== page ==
The VLS Series, with more transducer technology, incorporates FAST (Focused Asymmetrical Shaping Technology), delivering unique acoustic performance benefits including asymmetrical vertical dispersion, gently shaping the acoustic coverage towards the lower quadrant of the vertical axis, said Graham Hendry, vice president of AET Group (Applications Engineering & Training), TC Group International. “This also means that the loudspeaker does not have to be tilted down to achieve the desired aiming angle. Until now this was an attribute afforded only by digitally steerable columns. Both the VLS Series and QFlex products will be aimed, in part, at the HOW market.”

The increase in system capability for the HOW market over the last five years has focused on line arrays and larger systems to support growing music programs, said Paul Chavez, director of the systems applications professional division at Harman. “Those larger systems are more visible, and their sales draw attention, but there also are a lot of smaller churches taking advantage of smaller line arrays.”

The JBL CBT loudspeaker line is doing well in HOWs because of its performance/cost ratio, he said. “It’s a well-performing product at a relatively low cost, which does well in a market in which general donations are doing down. With three versions, the CBT line is designed for medium to smaller churches. It bridges the need between voicefocused HOWs, such as Catholic churches, and those churches that offer music programs. The top-of-the-line CBT product can also suffice for a smaller music program, so there is a continuation to our VRX and VerTec lines.”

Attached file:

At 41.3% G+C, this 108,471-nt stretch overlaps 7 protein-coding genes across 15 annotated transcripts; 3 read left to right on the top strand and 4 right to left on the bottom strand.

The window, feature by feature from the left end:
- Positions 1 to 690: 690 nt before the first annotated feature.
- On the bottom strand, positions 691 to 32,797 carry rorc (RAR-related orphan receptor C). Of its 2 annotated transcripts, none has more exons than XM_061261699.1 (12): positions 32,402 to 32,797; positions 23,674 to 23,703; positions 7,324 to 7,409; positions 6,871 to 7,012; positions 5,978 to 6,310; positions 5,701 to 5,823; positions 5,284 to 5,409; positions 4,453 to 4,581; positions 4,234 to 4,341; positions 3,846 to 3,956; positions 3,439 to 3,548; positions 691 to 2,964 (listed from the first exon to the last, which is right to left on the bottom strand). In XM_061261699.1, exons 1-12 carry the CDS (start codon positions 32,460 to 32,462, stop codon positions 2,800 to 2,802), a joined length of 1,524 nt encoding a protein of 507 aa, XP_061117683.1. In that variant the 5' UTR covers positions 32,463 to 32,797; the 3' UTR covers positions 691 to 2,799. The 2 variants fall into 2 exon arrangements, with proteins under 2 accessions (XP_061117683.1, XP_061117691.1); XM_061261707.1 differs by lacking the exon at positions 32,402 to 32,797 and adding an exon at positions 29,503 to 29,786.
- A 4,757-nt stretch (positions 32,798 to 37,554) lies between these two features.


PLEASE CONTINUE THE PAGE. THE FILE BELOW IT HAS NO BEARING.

The Budget Challenge

With the install market down in general and HOW sales so diffuse, it’s hard to capture the picture in one metric, Chavez explained. “Sales range from mega church systems usually designed by consultants to those purchased by church representatives buying portable systems at big box stores. Sometimes these smaller church representatives are intimidated even by going to the large music stores. Some Best Buy stores now have created small music stores inside their traditional stores, and one of the reasons why we wanted to be there was because these are comfortable places for the many smaller churches to shop for products like our JBL EON loudspeakers and AKG Perception line of microphones.”

Despite tight budgets, the need for great HOW sound has actually increased, Foreman said. One reason is that more and more Christian churches are adopting the praise music style of worship, and that demands a high-performance system. I do some volunteer work with local churches and I find that the smaller churches grab onto anything they can and that may or may not be successful for them. One church bought a portable system from an out-of-work DJ. It doesn’t look very pretty and it needed some repairs but it makes sound, so they’re accepting the compromises for now. Another church I work with has applied for grants to buy new systems.”

Like most of us in this economy, churches are putting more thought into how they spend their money. “While the time from initial contact to purchase decision is longer than it used to be, the purchases are still being made,” Schwartz said. “New construction is down from a few years ago, but retrofits and upgrades seem to be on the rise.”